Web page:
Cordelia Flyte: Tell me, Charles. When you first met me last night, did you think "Poor Cordelia. Such an engaging child, grown into a plain and pious spinster, full of good works"? Did you think "thwarted"?
Charles Ryder: [chuckles] Yes, I did. But now I'm not so sure.
Cordelia Flyte: It's funny, you know. That's exactly the word I thought for you and Julia when I saw you up in the nursery with Nanny - "thwarted passion", I thought.
[Cordelia has been telling Charles that she has recently met Sebastian living a dissolute and drunken life in a Tunisian monastery after his lover has killed himself]
Charles Ryder: It's not what one would have foretold. I suppose he doesn't suffer.
Cordelia Flyte: Oh, yes, I think he does. One has no idea what the suffering may be - to be as maimed as he is. No dignity, no power of will. No-one is truly holy without suffering.
[Bridey has just announced his engagement to Beryl Muspratt, a widow with three children. Julia asks why he hasn't brought Beryl to Brideshead to meet her]
Lord Brideshead 'Bridey': [pompously] You must understand that Beryl is a woman of strict Catholic principle, fortified by the prejudices of the middle classes. I couldn't *possibly* bring her here. It is a matter of indifference whether you choose to live in sin with Rex or Charles or both - I have always avoided enquiry into the details of your ménage - but in no case would Beryl consent to be your guest.
Julia Mottram: Why, you pompous ass!
[Julia walks out of the room, holding back tears]
Charles Ryder: Bridey! What a bloody offensive thing to say to Julia.
Lord Brideshead 'Bridey': [coldly] It was nothing she should object to. I was merely stating a fact well known to her.
[Bridey has just deeply offended Julia by referring to her affair with Charles as "living in sin"]
Charles Ryder: Darling, what is it? Why do you mind? What doe it matter what the old booby says?
Julia Mottram: [sobbing] I don't. It doesn't! It's just the shock. Don't laugh at me.
Charles Ryder: How *dare* he speak to you like that? Cold-blooded old humbug.
Julia Mottram: No it's not that. He's quite right. They know all about it, Bridey and his widow - they bought it for a penny at the church door. All in one word - one little flat word that covers a lifetime. "Living in sin". Not just "doing wrong", as I did when I went to America, doing wrong, knowing it's wrong, stopping doing it, forgetting it. That's not what they mean, that's not Bridey's pennyworth.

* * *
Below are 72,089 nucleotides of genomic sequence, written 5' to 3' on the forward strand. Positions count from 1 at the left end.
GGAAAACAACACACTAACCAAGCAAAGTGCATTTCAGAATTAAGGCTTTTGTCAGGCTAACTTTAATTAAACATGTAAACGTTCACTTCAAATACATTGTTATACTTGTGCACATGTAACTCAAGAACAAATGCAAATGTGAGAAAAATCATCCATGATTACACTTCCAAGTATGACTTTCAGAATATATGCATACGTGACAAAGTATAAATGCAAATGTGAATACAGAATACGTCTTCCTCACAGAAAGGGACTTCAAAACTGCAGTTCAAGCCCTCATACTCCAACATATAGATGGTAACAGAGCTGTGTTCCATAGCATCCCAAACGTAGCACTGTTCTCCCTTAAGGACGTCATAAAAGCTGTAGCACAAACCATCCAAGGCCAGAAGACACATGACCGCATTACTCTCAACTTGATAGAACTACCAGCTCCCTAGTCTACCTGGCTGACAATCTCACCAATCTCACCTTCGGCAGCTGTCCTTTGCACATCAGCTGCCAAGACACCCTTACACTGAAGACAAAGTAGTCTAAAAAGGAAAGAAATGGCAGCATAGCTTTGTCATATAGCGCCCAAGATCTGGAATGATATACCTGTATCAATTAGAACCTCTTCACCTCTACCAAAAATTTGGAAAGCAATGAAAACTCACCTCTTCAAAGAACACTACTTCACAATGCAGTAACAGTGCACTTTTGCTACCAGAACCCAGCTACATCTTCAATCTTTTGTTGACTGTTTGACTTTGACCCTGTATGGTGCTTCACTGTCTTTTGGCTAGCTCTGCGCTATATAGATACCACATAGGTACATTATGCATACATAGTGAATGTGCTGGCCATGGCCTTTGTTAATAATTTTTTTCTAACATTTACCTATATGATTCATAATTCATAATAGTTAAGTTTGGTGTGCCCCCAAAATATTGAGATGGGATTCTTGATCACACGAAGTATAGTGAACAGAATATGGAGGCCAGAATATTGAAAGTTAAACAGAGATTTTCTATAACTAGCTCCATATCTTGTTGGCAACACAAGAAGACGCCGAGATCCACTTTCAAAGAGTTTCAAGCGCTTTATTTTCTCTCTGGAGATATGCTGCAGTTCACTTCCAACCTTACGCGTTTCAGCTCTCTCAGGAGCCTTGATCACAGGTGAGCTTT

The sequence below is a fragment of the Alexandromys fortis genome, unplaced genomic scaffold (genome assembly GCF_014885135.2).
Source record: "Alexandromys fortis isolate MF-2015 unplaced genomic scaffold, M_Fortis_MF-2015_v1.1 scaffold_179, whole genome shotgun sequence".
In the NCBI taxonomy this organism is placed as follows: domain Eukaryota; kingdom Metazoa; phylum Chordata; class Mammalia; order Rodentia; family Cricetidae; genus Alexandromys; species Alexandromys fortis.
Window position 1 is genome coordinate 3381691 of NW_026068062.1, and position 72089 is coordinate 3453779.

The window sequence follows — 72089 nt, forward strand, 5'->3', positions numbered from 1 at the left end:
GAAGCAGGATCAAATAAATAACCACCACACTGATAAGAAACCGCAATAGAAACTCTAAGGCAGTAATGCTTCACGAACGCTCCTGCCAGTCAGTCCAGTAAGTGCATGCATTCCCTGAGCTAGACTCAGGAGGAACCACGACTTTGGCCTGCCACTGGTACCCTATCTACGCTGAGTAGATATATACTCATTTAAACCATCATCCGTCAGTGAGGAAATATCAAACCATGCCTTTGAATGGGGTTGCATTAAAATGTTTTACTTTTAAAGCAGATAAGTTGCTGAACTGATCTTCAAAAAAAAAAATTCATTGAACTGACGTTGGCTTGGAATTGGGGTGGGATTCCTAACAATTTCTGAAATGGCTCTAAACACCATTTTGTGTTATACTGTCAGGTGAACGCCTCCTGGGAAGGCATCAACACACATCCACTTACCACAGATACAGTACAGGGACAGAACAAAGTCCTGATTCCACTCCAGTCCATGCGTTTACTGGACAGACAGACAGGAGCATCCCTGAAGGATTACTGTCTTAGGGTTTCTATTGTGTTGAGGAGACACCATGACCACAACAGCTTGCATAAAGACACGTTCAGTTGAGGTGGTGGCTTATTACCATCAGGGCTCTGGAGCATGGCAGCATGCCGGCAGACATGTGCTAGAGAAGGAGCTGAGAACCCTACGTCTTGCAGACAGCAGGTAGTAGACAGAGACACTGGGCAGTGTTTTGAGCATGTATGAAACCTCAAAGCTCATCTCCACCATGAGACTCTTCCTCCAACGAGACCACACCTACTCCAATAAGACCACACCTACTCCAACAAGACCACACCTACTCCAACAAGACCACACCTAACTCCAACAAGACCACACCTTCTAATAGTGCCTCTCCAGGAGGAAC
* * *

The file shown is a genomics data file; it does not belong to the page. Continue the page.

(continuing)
Julia Mottram: He means just what it says. *Living* in sin - every hour, every day, year in, year out. It's always the same. It's like an idiot child, carefully nursed, guarded from the world. "Poor Julia," they say, "She can't go out. She's got to take care of her little sin. It's a pity it ever lived, but it's so strong. Children like that always are. Julia's so good to her little mad sin." All those years when I was trying to be a good wife, in the cigar smoke, when I was trying to bear his child, torn in pieces by something already dead. Putting him away, forgetting him. Finding you - the past two years with you, all the future with you or without you. It's a word from so long ago - Nanny Hawkins stitching by the hearth and the nightlight burning before the Sacred Heart. Me and Cordelia with the Catechism in Mummy's room before luncheon on Sundays. Mummy carrying my sin with her to church, bowed under it. Mummy dying with my sin, eating her more cruelly than her own deadly illness. Mummy dying with it. Christ dying wit,h it nailed hand and foot, high among the crowds and soldiers. No comfort except a sponge of vinegar and the kind words of a thief. Hanging forever, over the bed in the night-nursery. There's no way back - the gate's barred. All the saints and angels posted along the wall. Thrown away, scrapped, rotting down. Nameless and dead. Like the baby they wrapped up and took away, before I had chance see him.
[she dries her tears on Charles's handkerchief and walks away]
[gossiping about Bridey's new fiancée]
Julia Mottram: I met The Widow at luncheon.
Charles Ryder: [intrigued] Did you?
Julia Mottram: Do you know what she said to me? "So you're divorcing one divorced man and marrying another? It sounds rather complicated. But, my dear" - she called me "my dear" about twenty times - "I've usually found that every Catholic family has one lapsed member, and it's often the nicest."
Charles Ryder: What's she like?
Julia Mottram: Majestic. And voluptuous. Common, of course. I'll tell you one thing: she's lied to Bridey about her age. She's a good forty-five - I don't see her providing an heir. Bridey can't take his eyes off her: he was gloating on her in the most revolting way all through luncheon.
Charles Ryder: Was she friendly?
Julia Mottram: Goodness, yes, in a condescending way. I think it put her rather at ease to have me there as the black sheep. She concentrated on me, in fact. She said, rather pointedly, that she hoped to see me often in London. I think Bridey's scruples only extend to her sleeping under the same roof as me. Apparently I can do her no serious harm in a hat-shop or a hairdressers. And the scruples are all on Bridey's part, anyway.
Charles Ryder: Does she boss him?
Julia Mottram: Not yet... much. He's in an amorous stupor, poor beast, and doesn't really know where he is. She's just a good-hearted woman who wants a good home for her children, and isn't going to let anything and in her way.